1. Sixteen-year-old Ben experienced an asthma attack when he was warming up for a soccer game. The windy day may have produced a large amount of pollen in the air leading to the asthma exacerbation. Ben may have been able to control the attack but had left his rescue inhaler at home. In children and teenagers, asthma is often caused by allergens which elicit a type 1 hypersensitivity reaction in the lungs (see workbook). Smooth muscles surrounding the bronchi constrict. Mucus production also narrows the airways making it difficult to breathe. The volume of the thoracic cavity gets larger when inhaling but gets smaller when exhaling (see workbook). It is more difficult to exhale with an asthma exacerbation due to the decreased volume of the airways combined with the bronchospasm and mucus production.
2. Symptoms of an asthma attack include tightness in the chest, wheezing, and rapid, difficult breathing (tachypnea and dyspnea). Tachycardia may occur as the heart tries to compensate for the lack of oxygen to the tissues.
3. The severity of the asthma attack can be assessed by measuring oxygen saturation levels with a pulse oximeter and by assessing maximum exhalation with a peak flow meter.
4. Ben was placed on oxygen to assist his breathing and then received three breathing treatments of albuterol sulfate delivered by a nebulizer. Albuterol relaxes the bronchial smooth muscle, enlarging the diameter of the bronchial and allowing the patient to breathe easier. Ben was also given Medrol, an oral corticosteroid. This class of drugs is used in severe exacerbations to reduce severe inflammation in the lungs.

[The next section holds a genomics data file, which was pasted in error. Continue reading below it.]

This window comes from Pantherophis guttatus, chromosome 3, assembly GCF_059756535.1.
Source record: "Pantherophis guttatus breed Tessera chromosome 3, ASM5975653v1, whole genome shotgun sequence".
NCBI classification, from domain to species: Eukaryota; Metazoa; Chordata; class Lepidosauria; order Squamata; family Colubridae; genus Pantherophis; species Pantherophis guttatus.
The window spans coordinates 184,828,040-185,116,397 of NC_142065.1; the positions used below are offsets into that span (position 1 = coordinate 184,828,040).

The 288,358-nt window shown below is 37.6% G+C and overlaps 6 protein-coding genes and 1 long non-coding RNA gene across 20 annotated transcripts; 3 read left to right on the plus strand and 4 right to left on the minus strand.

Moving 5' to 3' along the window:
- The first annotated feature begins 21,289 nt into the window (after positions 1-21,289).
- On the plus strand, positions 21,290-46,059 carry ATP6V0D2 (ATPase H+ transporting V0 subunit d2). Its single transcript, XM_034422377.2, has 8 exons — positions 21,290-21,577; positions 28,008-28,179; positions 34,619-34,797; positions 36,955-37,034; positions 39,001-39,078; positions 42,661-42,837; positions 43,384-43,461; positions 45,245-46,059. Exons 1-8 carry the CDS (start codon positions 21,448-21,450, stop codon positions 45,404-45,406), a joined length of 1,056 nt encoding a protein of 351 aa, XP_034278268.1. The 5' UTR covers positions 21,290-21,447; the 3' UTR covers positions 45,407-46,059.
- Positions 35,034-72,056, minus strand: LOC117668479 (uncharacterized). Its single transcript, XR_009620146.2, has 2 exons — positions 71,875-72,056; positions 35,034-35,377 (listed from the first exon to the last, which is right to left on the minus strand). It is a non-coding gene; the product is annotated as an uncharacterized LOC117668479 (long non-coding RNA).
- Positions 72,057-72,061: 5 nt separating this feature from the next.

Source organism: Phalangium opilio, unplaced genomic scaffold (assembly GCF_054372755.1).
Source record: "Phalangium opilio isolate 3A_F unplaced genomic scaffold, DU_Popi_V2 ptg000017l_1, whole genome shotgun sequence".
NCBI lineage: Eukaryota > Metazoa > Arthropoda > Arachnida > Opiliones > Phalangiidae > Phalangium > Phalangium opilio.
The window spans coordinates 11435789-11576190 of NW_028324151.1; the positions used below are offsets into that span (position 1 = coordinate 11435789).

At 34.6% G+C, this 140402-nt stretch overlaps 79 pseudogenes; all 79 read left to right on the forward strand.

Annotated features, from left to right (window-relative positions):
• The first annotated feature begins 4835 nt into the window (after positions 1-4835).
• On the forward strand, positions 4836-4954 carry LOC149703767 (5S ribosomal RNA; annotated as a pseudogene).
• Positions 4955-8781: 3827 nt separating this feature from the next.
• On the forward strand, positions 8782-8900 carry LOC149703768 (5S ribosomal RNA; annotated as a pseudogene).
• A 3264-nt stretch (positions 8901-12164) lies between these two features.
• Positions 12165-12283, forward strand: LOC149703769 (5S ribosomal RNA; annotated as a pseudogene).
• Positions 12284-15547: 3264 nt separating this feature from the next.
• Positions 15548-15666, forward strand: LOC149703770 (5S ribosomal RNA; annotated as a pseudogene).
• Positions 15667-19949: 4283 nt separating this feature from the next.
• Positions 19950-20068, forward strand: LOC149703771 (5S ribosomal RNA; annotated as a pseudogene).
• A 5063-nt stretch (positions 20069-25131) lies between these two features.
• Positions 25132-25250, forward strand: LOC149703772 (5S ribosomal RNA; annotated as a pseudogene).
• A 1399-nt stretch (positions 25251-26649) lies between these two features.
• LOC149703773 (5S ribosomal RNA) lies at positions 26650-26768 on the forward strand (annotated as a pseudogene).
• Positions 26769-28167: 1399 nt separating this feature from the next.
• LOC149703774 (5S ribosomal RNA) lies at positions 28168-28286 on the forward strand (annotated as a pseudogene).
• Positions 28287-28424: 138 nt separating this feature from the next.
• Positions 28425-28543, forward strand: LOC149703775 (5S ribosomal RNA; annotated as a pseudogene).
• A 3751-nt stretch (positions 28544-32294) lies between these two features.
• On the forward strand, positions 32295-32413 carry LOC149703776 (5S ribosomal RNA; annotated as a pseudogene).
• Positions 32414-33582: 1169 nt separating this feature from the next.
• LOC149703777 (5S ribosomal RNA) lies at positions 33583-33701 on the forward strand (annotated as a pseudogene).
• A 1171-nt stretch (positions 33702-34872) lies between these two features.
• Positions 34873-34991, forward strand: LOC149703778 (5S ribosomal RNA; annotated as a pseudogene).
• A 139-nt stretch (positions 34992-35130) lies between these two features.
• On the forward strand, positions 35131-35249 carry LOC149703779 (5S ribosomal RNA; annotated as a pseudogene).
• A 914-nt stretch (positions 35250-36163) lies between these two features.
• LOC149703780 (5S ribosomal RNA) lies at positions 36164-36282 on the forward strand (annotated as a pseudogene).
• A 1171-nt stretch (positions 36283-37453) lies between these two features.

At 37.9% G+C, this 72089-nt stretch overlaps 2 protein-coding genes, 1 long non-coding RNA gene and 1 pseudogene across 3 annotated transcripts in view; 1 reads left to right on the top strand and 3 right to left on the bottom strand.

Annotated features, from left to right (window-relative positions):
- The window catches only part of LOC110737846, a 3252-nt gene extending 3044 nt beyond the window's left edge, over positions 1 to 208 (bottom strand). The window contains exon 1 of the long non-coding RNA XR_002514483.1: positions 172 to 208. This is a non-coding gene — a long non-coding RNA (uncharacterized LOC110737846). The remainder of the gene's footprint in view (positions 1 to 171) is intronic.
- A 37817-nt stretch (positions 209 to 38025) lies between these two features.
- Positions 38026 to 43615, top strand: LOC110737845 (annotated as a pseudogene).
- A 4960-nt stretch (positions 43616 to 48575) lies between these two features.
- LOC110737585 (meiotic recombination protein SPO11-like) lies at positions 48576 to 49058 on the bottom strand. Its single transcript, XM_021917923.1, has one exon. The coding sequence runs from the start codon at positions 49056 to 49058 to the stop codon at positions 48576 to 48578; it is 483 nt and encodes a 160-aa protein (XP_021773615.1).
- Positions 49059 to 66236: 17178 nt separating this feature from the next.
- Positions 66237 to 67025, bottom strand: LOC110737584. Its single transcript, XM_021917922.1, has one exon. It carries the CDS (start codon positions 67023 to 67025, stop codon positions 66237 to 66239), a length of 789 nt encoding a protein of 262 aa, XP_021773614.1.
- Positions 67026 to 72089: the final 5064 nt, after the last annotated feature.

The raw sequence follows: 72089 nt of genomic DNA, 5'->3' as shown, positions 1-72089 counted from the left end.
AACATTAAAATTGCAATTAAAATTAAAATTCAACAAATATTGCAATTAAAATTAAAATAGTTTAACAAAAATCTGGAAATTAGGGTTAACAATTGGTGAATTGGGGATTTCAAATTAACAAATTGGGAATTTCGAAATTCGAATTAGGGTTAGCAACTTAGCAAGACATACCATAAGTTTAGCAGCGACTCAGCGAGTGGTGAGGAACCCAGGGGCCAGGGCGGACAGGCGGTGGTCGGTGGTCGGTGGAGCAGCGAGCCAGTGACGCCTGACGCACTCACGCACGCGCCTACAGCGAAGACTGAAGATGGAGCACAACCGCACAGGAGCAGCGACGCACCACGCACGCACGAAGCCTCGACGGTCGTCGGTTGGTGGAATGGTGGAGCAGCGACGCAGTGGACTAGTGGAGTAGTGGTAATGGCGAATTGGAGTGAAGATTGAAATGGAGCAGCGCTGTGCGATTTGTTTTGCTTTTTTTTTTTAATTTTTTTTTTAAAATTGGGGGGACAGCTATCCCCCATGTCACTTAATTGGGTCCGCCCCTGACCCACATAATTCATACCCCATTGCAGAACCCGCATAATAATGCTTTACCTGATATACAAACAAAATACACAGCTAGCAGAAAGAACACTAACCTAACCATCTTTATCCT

Individuals with asthma use a rescue inhaler to control asthma exacerbations. The inhaler contains a short-acting beta agonist to relax bronchial spasm. Inhaled corticosteroids are used to control asthma. These reduce lung inflammation and reduce mucus production. Long-acting beta agonists may be added if the physician feels they are necessary to control the patient's asthma. These dilate the bronchi over a longer period than a short-acting beta agonist. This list of medications is not comprehensive. One of the newer medications blocks IgE so that histamine cannot be released from mast cells.
5. In the United States, 8% of adults and 9.3% of children have asthma (CDC, 2014). Another way to look at this is about 1 in 12 individuals have asthma and these numbers are increasing yearly. The increase in asthma worldwide has been attributed to the increase of environmental chemicals including pesticides, solvents, and air pollutants. The prognosis for individuals with asthma varies with the time of onset of asthma and severity. Children that experience some wheezing with respiratory infections but no symptoms between infections, tend to not develop asthma. Children with symptoms that occur frequently tend to have asthma as adults. Children have a reduced chance of outgrowing allergy-induced asthma. Boys, however, tend to outgrow their asthma more frequently than girls.
If the asthma is mild to moderate, adults may become symptom-free. With appropriate treatment, even severe cases in adults may improve. In about 10% of cases, lung remodeling may occur leading to permanent problems with lung function.
6. Many studies have looked at the possibility of preventing asthma. Farms have a protective factor. Children living on farms are protected against asthma and even environmental allergens. Increases in air pollution and climate change are being studied as possible contributors to the increase in asthma cases worldwide. Risk factors for developing asthma include maternal smoking during pregnancy, exposure to secondhand smoke, and a significant respiratory syncytial virus (RSV) illness as an infant or child. Individuals that closely follow their asthma action plan can help reduce the risk of severe exacerbations.
7. In the emergency room, emergency physicians, nurses, and respiratory therapists helped aleve Ben's asthma attack. The ER physician started Ben on oxygen, made sure his vitals were stable and ordered the nebulizer treatments. Nurses assisted in taking vital signs, starting oxygen, and administering oral medications. The respiratory therapist assisted Ben with the nebulizer treatments and helped measure his peak flow levels. Ben will follow up with his primary physician to review his asthma action plan and change any medications as needed to help prevent future exacerbations.